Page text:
How does emotional intelligence help teachers to stay engaged? Cross-validation of a moderated mediation model
This study used job demands–resources and emotional intelligence theories to test a moderated mediation model explaining work engagement in two independent teacher samples. We hypothesised that emotional intelligence buffers the effect of emotional demands on work engagement through self-appraised stress. Childhood and primary educators (sample 1, N = 351) and secondary educators (sample 2, N = 344) participated in the study. Although emotional intelligence did not moderate the relationship between emotional demands and self-appraised stress, it did buffer the relationship between self-appraised stress and work engagement in both teacher samples. The findings suggest that emotional intelligence has a specific buffering effect affecting intrapersonal and interpersonal processes. We discuss the implications of these findings for efforts to help teachers deal with the detrimental effects of stress on work engagement.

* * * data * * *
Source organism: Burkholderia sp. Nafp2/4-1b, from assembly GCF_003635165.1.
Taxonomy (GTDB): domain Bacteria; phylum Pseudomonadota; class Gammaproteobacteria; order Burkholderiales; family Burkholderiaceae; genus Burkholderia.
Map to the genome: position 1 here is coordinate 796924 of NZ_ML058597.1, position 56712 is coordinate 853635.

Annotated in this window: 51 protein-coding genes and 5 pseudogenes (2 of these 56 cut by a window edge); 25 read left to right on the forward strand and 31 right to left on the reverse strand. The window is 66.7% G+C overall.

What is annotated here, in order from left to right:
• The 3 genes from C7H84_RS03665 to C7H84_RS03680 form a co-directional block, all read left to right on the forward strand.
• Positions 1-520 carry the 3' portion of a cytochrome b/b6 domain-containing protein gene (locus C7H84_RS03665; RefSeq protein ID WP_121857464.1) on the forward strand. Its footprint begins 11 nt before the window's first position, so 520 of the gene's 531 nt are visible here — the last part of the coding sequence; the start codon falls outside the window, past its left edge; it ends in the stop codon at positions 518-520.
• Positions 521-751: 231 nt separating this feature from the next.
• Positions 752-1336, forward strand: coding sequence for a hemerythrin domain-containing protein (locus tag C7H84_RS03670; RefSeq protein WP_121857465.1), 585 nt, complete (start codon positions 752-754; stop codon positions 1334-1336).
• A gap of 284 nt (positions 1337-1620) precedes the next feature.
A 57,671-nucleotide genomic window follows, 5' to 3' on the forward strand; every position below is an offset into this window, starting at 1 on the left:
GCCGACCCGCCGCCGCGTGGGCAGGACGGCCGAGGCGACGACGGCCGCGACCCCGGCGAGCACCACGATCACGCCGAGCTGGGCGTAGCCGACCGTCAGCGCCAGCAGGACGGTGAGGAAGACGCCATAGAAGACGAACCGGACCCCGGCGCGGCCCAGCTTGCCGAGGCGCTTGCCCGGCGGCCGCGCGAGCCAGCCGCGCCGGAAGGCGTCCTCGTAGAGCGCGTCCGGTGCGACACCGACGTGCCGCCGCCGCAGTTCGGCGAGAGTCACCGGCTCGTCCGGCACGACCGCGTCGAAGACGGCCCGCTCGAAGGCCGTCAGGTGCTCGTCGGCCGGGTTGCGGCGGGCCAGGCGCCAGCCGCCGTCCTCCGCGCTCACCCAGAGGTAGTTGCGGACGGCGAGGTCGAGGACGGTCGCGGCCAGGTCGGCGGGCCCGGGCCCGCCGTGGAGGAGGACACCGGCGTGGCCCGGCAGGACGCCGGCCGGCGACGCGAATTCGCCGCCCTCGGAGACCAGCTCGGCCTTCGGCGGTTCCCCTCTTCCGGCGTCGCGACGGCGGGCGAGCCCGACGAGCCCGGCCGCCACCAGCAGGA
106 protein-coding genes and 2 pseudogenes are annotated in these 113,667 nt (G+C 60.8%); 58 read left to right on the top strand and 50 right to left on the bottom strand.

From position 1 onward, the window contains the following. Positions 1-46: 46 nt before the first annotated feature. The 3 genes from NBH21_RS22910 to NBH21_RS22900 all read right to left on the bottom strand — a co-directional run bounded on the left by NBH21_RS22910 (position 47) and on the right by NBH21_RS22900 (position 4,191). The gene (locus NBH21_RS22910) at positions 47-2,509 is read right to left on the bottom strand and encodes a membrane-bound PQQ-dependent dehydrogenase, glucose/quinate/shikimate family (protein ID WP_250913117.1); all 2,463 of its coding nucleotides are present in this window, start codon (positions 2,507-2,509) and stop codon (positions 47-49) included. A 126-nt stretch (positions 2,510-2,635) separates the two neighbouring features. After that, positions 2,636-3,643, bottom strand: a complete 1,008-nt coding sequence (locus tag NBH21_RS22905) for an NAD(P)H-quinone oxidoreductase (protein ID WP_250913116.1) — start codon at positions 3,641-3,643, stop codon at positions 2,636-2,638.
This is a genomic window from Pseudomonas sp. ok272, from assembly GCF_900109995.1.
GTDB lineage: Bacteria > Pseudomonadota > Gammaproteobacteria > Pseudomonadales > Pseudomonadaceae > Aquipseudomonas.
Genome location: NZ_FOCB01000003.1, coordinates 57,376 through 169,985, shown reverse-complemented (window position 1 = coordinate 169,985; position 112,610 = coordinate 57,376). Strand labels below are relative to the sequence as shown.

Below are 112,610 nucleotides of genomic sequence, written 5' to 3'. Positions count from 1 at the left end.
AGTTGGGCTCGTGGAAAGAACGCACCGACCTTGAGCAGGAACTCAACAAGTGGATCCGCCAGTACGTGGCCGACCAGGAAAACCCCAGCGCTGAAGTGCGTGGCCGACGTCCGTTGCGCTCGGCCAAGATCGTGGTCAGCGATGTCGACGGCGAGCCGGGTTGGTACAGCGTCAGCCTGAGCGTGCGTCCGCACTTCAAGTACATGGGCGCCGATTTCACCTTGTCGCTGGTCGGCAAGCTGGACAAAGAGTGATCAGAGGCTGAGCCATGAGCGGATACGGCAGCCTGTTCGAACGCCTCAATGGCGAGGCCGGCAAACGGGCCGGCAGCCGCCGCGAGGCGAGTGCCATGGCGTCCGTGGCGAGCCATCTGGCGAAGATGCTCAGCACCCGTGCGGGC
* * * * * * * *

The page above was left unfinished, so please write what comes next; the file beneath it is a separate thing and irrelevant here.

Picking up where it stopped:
|Keywords||Emotional demands, Self-appraised stress, Work engagement, Emotional intelligence, Moderated mediation|
|Persistent URL||dx.doi.org/10.1016/j.paid.2019.04.048, hdl.handle.net/1765/126840|
|Journal||Personality and Individual Differences|
Mérida-López, S., Bakker, A.B, & Extremera, N. (2019). How does emotional intelligence help teachers to stay engaged? Cross-validation of a moderated mediation model. Personality and Individual Differences, 151. doi:10.1016/j.paid.2019.04.048